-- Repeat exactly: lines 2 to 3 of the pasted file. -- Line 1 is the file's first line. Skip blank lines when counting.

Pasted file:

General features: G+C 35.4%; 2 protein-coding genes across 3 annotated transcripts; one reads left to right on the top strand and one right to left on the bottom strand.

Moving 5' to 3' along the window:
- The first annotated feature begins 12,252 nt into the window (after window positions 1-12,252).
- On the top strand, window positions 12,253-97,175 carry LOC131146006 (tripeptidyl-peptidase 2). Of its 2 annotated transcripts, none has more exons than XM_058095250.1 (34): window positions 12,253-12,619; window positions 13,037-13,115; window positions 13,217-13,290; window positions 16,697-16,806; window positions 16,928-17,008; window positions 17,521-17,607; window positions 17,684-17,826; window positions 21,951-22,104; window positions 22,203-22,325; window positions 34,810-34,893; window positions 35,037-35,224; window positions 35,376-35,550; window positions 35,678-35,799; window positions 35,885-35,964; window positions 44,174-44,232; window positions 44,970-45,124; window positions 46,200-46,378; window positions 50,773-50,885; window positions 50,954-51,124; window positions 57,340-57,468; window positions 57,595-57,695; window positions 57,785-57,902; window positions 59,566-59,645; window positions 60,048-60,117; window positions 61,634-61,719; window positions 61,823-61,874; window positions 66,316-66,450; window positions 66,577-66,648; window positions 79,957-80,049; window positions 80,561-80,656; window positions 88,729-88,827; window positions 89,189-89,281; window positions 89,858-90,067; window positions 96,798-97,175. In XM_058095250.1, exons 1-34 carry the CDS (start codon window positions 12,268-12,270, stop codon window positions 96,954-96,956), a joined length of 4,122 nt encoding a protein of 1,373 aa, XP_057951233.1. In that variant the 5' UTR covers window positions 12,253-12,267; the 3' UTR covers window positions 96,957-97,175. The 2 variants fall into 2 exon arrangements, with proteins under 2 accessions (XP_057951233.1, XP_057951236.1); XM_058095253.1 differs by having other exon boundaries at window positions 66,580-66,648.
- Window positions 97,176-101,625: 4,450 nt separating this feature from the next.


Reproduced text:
Moving 5' to 3' along the window:
- The first annotated feature begins 12,252 nt into the window (after window positions 1-12,252).